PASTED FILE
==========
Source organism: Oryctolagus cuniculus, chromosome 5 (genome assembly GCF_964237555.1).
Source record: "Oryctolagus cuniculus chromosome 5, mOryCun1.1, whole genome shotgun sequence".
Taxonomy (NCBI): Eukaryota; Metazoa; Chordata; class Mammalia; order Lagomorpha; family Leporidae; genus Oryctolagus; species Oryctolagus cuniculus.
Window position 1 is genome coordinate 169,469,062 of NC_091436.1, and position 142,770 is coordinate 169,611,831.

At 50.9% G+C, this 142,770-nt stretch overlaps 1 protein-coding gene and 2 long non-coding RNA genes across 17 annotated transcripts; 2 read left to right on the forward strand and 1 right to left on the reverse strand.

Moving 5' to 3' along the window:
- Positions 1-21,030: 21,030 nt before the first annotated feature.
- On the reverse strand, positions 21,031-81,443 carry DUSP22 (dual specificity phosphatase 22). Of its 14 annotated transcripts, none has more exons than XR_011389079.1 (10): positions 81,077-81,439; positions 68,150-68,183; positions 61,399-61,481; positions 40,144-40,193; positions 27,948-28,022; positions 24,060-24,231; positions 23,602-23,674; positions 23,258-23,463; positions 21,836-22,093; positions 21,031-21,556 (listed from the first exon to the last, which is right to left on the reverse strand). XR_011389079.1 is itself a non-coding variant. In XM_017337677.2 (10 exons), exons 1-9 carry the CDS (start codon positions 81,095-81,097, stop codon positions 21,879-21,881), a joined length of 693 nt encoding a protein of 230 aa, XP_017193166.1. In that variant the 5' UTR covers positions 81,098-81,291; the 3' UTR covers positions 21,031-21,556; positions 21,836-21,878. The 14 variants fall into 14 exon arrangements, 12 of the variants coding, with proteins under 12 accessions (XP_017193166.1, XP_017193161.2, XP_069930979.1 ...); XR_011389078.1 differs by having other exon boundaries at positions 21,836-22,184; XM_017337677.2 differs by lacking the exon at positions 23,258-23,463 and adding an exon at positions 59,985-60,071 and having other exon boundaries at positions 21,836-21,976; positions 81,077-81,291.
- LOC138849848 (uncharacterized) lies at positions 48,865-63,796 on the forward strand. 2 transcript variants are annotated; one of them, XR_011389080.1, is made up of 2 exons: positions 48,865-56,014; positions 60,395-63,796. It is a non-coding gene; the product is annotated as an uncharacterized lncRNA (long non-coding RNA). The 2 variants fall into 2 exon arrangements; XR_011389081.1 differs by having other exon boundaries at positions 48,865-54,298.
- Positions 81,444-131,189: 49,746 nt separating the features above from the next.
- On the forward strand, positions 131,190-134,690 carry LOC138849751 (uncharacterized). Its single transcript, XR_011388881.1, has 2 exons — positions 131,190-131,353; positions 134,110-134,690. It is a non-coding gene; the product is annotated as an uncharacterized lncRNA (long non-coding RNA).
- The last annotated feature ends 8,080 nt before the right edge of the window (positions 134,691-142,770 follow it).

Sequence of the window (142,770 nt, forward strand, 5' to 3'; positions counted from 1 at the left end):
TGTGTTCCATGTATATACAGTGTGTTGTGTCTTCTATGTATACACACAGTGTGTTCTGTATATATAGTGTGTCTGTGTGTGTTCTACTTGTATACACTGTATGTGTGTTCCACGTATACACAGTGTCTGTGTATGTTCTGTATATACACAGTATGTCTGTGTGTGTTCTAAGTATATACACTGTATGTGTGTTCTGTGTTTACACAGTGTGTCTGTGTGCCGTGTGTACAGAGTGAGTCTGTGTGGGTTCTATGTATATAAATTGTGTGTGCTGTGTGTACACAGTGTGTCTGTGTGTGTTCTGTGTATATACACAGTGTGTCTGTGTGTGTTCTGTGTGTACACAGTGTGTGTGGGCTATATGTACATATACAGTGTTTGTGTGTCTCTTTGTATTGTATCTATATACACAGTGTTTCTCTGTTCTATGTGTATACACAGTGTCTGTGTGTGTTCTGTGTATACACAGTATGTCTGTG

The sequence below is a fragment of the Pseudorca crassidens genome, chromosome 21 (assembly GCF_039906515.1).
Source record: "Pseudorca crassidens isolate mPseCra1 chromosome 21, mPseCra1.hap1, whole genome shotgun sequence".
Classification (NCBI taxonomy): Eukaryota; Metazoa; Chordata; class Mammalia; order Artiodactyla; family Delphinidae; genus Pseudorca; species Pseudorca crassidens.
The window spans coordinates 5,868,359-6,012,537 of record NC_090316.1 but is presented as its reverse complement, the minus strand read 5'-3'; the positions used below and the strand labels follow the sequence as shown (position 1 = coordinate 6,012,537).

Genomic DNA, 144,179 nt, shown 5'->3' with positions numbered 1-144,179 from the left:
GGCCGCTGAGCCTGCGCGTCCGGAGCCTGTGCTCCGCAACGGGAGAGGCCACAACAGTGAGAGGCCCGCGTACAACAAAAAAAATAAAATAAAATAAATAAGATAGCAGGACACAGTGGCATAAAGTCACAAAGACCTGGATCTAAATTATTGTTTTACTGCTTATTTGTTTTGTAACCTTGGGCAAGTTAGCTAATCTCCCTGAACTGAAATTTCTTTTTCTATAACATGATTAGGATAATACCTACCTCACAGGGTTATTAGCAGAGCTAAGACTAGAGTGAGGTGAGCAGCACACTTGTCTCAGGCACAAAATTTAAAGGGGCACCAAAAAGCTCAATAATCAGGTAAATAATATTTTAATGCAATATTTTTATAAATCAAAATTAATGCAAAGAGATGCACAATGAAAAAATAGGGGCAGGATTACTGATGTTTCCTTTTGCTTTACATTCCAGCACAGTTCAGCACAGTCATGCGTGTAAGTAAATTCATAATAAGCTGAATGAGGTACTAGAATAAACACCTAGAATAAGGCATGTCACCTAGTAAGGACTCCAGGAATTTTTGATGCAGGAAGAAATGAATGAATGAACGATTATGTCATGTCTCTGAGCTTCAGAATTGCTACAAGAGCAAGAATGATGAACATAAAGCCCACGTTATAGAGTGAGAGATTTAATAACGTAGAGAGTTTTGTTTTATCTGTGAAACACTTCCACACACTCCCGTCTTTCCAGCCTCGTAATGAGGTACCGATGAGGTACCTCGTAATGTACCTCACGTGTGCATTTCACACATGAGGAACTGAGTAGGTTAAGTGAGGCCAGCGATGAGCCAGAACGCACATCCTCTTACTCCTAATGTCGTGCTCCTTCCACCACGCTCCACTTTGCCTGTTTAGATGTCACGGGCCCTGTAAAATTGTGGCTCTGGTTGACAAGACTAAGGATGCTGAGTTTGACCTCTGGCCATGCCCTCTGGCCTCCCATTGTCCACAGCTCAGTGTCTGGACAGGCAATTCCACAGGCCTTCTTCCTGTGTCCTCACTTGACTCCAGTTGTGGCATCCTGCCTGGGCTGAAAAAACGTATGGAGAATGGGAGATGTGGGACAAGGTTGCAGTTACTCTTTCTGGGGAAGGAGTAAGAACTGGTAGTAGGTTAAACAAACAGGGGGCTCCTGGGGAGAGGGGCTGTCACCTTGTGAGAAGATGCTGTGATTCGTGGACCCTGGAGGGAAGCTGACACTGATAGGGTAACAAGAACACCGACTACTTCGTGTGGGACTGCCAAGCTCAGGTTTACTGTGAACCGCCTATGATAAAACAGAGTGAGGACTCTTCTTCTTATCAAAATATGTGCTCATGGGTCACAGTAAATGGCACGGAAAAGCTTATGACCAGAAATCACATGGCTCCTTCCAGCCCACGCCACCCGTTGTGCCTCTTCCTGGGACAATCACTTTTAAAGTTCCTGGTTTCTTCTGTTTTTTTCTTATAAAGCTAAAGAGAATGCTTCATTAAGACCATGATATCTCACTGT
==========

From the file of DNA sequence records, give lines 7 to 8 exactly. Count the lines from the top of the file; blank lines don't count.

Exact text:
- Positions 1-21,030: 21,030 nt before the first annotated feature.
- On the reverse strand, positions 21,031-81,443 carry DUSP22 (dual specificity phosphatase 22). Of its 14 annotated transcripts, none has more exons than XR_011389079.1 (10): positions 81,077-81,439; positions 68,150-68,183; positions 61,399-61,481; positions 40,144-40,193; positions 27,948-28,022; positions 24,060-24,231; positions 23,602-23,674; positions 23,258-23,463; positions 21,836-22,093; positions 21,031-21,556 (listed from the first exon to the last, which is right to left on the reverse strand). XR_011389079.1 is itself a non-coding variant. In XM_017337677.2 (10 exons), exons 1-9 carry the CDS (start codon positions 81,095-81,097, stop codon positions 21,879-21,881), a joined length of 693 nt encoding a protein of 230 aa, XP_017193166.1. In that variant the 5' UTR covers positions 81,098-81,291; the 3' UTR covers positions 21,031-21,556; positions 21,836-21,878. The 14 variants fall into 14 exon arrangements, 12 of the variants coding, with proteins under 12 accessions (XP_017193166.1, XP_017193161.2, XP_069930979.1 ...); XR_011389078.1 differs by having other exon boundaries at positions 21,836-22,184; XM_017337677.2 differs by lacking the exon at positions 23,258-23,463 and adding an exon at positions 59,985-60,071 and having other exon boundaries at positions 21,836-21,976; positions 81,077-81,291.